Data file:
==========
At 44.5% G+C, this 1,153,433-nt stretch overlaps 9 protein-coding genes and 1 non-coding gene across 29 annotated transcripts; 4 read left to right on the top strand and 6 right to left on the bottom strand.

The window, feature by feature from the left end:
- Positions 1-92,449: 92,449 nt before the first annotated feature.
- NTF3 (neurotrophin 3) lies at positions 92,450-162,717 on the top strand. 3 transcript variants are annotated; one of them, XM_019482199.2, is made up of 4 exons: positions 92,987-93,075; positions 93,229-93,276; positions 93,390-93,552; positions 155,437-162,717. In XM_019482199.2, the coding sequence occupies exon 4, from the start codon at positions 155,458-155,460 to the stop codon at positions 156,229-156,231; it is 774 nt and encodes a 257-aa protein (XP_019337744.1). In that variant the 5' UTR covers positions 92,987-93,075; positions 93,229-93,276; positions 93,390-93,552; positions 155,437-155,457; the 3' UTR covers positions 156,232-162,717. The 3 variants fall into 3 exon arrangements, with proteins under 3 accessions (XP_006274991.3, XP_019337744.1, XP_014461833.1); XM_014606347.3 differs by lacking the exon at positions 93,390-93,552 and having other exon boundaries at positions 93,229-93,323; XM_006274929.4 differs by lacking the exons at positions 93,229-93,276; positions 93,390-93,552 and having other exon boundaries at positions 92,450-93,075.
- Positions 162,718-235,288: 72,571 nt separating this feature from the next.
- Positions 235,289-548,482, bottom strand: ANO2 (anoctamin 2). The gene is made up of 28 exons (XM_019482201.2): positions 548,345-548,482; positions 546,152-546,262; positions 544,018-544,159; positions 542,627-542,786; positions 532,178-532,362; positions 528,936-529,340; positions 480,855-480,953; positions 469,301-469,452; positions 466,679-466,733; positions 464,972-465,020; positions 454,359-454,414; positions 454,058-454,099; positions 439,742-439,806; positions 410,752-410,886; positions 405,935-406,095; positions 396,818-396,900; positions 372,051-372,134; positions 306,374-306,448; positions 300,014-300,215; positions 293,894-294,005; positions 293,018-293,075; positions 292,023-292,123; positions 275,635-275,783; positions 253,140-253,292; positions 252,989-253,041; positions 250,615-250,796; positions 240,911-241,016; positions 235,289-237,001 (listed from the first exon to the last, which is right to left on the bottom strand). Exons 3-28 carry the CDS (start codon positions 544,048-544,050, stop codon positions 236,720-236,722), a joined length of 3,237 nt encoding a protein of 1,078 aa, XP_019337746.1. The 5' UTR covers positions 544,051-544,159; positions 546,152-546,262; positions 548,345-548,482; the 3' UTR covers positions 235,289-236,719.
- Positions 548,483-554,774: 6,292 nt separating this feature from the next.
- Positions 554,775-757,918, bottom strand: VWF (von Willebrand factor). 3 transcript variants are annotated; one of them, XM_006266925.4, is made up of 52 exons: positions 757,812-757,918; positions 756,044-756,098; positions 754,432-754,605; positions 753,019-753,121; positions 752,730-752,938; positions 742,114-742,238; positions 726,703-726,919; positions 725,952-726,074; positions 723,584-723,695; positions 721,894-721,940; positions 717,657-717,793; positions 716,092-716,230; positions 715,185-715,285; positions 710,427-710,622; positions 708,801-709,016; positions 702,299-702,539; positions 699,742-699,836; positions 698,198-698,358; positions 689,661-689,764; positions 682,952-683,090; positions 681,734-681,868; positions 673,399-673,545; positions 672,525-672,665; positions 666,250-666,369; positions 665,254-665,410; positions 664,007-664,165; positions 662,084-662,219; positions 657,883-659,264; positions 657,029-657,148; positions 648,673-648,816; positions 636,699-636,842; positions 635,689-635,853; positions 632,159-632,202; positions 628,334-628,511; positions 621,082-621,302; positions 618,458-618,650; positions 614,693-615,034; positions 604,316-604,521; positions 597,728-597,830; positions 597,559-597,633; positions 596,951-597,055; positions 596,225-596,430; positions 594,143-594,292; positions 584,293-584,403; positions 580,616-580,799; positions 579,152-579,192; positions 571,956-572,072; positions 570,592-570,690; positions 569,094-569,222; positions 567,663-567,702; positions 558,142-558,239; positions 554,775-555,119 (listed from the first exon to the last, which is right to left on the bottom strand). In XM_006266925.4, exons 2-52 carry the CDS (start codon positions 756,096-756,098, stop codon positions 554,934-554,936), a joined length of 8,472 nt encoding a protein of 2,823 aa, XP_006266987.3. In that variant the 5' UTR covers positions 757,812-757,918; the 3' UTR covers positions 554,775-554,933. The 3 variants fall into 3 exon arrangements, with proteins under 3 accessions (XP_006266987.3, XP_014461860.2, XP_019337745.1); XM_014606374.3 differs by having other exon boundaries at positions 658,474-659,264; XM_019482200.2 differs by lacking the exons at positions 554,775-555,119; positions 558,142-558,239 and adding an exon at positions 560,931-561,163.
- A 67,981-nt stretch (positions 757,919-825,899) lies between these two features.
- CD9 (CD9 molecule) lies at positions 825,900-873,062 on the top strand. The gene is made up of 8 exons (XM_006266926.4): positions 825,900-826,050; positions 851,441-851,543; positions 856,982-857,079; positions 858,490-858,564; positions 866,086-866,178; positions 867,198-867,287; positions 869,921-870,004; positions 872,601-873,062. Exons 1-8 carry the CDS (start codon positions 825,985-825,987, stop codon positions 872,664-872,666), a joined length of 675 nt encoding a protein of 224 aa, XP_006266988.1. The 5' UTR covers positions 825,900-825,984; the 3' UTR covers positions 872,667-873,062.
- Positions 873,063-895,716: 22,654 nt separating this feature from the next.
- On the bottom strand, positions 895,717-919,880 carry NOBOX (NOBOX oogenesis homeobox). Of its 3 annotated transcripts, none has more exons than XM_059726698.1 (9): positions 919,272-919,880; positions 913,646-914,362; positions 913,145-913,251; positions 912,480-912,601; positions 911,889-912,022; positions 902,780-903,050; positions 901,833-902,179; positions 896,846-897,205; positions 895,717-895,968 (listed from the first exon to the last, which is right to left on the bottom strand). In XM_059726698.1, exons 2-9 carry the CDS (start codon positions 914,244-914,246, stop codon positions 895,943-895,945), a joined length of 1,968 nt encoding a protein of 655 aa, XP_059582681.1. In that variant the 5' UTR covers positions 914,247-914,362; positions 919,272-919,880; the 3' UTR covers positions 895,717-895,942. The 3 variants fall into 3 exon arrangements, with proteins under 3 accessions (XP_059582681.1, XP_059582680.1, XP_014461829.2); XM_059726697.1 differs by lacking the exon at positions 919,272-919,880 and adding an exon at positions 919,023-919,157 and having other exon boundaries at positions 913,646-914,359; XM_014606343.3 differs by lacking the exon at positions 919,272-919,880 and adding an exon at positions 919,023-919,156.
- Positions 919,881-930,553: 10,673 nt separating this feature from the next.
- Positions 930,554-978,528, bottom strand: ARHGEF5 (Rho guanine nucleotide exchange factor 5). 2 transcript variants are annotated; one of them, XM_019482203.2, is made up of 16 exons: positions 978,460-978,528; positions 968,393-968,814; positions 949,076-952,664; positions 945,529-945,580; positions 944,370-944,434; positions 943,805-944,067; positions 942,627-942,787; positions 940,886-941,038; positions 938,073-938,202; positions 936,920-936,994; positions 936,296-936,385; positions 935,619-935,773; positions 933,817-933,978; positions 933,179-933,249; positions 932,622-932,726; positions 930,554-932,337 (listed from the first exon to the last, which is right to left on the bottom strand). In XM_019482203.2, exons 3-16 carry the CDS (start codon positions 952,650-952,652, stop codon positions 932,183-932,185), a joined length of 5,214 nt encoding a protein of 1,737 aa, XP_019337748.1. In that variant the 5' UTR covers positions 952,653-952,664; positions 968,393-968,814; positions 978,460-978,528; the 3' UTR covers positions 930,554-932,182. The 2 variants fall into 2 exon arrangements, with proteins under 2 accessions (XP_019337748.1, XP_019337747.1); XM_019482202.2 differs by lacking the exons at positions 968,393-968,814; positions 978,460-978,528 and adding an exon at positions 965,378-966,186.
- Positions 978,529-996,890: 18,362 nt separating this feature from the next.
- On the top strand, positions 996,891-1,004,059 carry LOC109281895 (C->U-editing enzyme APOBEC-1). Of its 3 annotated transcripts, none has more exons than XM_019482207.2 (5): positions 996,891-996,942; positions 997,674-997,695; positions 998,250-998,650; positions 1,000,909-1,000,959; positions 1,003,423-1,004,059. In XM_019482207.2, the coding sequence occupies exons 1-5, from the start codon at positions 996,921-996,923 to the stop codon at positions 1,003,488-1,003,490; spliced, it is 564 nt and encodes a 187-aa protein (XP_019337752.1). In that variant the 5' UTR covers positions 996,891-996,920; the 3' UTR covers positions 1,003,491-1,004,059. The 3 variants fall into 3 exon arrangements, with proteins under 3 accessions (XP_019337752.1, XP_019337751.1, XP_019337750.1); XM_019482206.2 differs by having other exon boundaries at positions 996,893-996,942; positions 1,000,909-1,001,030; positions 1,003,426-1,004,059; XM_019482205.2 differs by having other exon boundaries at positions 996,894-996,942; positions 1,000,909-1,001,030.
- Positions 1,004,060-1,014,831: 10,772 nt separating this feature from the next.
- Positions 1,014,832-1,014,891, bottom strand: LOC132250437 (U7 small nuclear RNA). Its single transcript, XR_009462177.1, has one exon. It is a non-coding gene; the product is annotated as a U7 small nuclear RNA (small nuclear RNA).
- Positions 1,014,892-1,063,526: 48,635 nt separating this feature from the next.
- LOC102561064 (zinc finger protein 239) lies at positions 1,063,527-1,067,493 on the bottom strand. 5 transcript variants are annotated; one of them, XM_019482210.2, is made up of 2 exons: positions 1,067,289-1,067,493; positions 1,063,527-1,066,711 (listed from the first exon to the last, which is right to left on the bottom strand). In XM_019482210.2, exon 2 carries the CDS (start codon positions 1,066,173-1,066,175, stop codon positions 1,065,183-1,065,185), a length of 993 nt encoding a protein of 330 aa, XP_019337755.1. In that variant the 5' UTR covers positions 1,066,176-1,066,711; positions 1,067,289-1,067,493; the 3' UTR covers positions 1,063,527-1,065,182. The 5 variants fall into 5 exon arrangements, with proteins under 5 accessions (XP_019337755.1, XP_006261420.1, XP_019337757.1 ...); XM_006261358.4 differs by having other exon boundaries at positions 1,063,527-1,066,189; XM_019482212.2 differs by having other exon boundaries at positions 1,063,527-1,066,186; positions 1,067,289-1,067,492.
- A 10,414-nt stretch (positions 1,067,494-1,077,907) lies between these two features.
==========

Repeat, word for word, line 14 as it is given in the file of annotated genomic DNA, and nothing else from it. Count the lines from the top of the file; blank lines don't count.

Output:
- Positions 930,554-978,528, bottom strand: ARHGEF5 (Rho guanine nucleotide exchange factor 5). 2 transcript variants are annotated; one of them, XM_019482203.2, is made up of 16 exons: positions 978,460-978,528; positions 968,393-968,814; positions 949,076-952,664; positions 945,529-945,580; positions 944,370-944,434; positions 943,805-944,067; positions 942,627-942,787; positions 940,886-941,038; positions 938,073-938,202; positions 936,920-936,994; positions 936,296-936,385; positions 935,619-935,773; positions 933,817-933,978; positions 933,179-933,249; positions 932,622-932,726; positions 930,554-932,337 (listed from the first exon to the last, which is right to left on the bottom strand). In XM_019482203.2, exons 3-16 carry the CDS (start codon positions 952,650-952,652, stop codon positions 932,183-932,185), a joined length of 5,214 nt encoding a protein of 1,737 aa, XP_019337748.1. In that variant the 5' UTR covers positions 952,653-952,664; positions 968,393-968,814; positions 978,460-978,528; the 3' UTR covers positions 930,554-932,182. The 2 variants fall into 2 exon arrangements, with proteins under 2 accessions (XP_019337748.1, XP_019337747.1); XM_019482202.2 differs by lacking the exons at positions 968,393-968,814; positions 978,460-978,528 and adding an exon at positions 965,378-966,186.